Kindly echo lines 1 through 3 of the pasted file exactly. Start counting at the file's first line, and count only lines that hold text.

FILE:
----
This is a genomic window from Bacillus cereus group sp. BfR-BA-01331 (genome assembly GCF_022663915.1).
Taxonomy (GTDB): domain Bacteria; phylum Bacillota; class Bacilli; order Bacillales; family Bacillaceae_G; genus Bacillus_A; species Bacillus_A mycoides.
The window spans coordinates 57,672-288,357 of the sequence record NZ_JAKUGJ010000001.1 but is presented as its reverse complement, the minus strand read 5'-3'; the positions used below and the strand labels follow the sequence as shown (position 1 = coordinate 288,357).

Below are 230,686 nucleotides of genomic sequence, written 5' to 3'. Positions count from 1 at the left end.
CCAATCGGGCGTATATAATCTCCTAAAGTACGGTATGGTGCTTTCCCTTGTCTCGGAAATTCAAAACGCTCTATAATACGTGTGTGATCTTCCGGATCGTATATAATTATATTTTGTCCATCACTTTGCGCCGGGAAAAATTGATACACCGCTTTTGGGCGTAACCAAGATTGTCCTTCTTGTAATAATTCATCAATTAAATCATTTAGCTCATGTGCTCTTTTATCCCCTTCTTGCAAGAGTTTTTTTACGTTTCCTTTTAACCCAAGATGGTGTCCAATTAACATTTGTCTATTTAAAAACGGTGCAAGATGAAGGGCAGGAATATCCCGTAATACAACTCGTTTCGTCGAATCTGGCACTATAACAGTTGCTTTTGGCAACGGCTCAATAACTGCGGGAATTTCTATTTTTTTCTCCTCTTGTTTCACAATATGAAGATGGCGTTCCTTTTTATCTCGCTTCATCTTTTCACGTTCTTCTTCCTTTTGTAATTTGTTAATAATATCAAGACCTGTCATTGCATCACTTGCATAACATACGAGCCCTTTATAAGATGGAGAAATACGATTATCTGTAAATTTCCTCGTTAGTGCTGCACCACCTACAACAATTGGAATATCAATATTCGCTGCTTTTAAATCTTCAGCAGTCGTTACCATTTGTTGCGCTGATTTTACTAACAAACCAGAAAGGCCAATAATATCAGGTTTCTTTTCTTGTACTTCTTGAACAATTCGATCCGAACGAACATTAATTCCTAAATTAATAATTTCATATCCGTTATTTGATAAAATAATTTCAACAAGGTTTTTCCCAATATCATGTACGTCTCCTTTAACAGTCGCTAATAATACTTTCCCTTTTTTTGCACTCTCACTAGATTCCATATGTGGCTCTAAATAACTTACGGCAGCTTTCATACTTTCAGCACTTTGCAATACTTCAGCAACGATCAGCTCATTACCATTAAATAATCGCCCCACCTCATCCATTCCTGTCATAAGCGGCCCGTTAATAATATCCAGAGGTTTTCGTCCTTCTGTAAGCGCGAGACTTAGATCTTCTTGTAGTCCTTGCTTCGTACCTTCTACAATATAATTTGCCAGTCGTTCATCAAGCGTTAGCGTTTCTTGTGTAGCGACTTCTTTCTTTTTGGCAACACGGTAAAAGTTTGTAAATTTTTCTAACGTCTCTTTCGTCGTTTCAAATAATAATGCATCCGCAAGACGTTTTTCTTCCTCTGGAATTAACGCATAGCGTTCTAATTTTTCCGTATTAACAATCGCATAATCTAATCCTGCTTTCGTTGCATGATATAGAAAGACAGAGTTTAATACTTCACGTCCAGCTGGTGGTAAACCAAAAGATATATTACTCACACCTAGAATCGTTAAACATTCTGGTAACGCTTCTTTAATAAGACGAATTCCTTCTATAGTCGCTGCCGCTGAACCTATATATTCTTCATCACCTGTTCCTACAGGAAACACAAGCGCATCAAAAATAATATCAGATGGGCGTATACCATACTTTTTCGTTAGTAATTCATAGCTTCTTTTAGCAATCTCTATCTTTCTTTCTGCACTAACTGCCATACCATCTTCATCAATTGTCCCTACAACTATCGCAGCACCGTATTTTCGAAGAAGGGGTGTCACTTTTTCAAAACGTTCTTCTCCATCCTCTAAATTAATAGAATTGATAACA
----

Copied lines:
This is a genomic window from Bacillus cereus group sp. BfR-BA-01331 (genome assembly GCF_022663915.1).
Taxonomy (GTDB): domain Bacteria; phylum Bacillota; class Bacilli; order Bacillales; family Bacillaceae_G; genus Bacillus_A; species Bacillus_A mycoides.
The window spans coordinates 57,672-288,357 of the sequence record NZ_JAKUGJ010000001.1 but is presented as its reverse complement, the minus strand read 5'-3'; the positions used below and the strand labels follow the sequence as shown (position 1 = coordinate 288,357).